Myanmar, Burma
Myanmar, Burma
Myanmar, Burma
Myanmar, Burma
Myanmar, Burma
Myanmar, Burma
Myanmar, Burma
Myanmar, Burma
Myanmar, Burma
Myanmar, Burma
Myanmar, Burma
Myanmar, Burma

Hopefully, the warm weather will return soon and covid-19 will be banished, allowing us all to travel safely again.

Dirty Water for Clean Health

Many people are now increasingly turning to natural remedies for their therapeutic or preventative virtues. In lots of cases, we are merely rediscovering or refining what our ancestors had long known and sworn by as effective and curative. Herb and plant extracts have long been traditionally used for medicinal purposes but, in times gone by, other natural products were routinely used.

The medical use of natural derivatives is well attested from ancient times and was once commonly found in therapeutic practices across the world. Indeed, almost everything that could be taken from the bodies of men and animals, living or dead, was enlisted to prevent and cure all ailments. It may seem strange to us now but the use of ordure in medicinal preparations remained commonplace in France and western Europe long into the modern era.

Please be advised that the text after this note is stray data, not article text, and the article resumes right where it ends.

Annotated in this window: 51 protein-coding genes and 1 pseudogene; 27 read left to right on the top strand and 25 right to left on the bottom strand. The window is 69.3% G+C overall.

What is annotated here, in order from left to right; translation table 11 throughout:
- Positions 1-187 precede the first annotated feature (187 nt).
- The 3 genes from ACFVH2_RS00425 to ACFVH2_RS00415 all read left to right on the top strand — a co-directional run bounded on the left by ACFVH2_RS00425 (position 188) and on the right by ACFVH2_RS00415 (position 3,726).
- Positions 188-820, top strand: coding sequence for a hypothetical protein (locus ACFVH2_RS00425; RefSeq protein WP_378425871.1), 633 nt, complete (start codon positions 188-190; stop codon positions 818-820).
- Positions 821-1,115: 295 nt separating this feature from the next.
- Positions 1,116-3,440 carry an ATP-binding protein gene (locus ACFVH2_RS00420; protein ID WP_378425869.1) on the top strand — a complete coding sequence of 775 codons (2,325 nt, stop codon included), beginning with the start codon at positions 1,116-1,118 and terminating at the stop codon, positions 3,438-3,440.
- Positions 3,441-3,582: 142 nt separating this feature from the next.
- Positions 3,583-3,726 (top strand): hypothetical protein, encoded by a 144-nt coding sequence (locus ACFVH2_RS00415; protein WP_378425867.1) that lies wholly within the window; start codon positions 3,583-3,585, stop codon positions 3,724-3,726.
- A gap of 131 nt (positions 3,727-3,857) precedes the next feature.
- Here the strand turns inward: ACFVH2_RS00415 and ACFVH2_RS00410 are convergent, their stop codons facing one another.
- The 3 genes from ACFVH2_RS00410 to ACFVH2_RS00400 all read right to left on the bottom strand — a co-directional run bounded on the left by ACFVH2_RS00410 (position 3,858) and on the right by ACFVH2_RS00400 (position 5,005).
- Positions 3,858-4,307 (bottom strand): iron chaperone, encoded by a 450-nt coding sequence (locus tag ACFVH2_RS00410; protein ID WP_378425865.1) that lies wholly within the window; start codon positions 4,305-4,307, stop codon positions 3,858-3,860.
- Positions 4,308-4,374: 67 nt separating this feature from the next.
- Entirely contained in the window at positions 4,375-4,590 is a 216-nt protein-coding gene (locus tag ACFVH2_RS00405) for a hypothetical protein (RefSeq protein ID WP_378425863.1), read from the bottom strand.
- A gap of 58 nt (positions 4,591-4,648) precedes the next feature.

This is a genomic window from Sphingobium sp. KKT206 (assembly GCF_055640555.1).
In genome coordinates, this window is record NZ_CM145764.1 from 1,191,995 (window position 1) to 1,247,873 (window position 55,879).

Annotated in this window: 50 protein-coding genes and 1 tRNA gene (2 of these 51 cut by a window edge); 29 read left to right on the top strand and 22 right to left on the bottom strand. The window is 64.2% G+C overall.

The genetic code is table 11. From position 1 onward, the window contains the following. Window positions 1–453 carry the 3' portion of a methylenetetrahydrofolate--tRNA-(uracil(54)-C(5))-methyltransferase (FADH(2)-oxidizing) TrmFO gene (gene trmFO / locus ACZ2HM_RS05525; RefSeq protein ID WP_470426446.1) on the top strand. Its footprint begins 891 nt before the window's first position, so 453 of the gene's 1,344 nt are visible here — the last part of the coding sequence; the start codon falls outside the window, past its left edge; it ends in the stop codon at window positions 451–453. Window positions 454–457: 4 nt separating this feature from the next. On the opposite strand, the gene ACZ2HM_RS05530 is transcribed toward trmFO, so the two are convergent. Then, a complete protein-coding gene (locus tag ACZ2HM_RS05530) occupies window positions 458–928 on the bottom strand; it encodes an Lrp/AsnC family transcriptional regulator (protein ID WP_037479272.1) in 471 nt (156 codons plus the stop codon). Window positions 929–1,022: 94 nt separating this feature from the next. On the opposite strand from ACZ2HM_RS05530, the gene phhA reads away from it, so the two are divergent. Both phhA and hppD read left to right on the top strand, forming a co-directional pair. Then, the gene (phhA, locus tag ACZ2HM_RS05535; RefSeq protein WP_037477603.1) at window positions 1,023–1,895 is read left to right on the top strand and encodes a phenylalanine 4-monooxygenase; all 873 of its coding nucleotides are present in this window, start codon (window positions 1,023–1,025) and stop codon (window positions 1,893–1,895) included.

Many of the popular medical and pharmacological treaties of the 17th and 18th centuries contain copious amounts of recipes and preparations extolling the value of urine and excrement in treating all manner of diseases. These texts were not written by weird charlatans for some rural witch practicing traditional folk remedies but by preeminent scientists for the leading physicians of the day.

Medieval medicine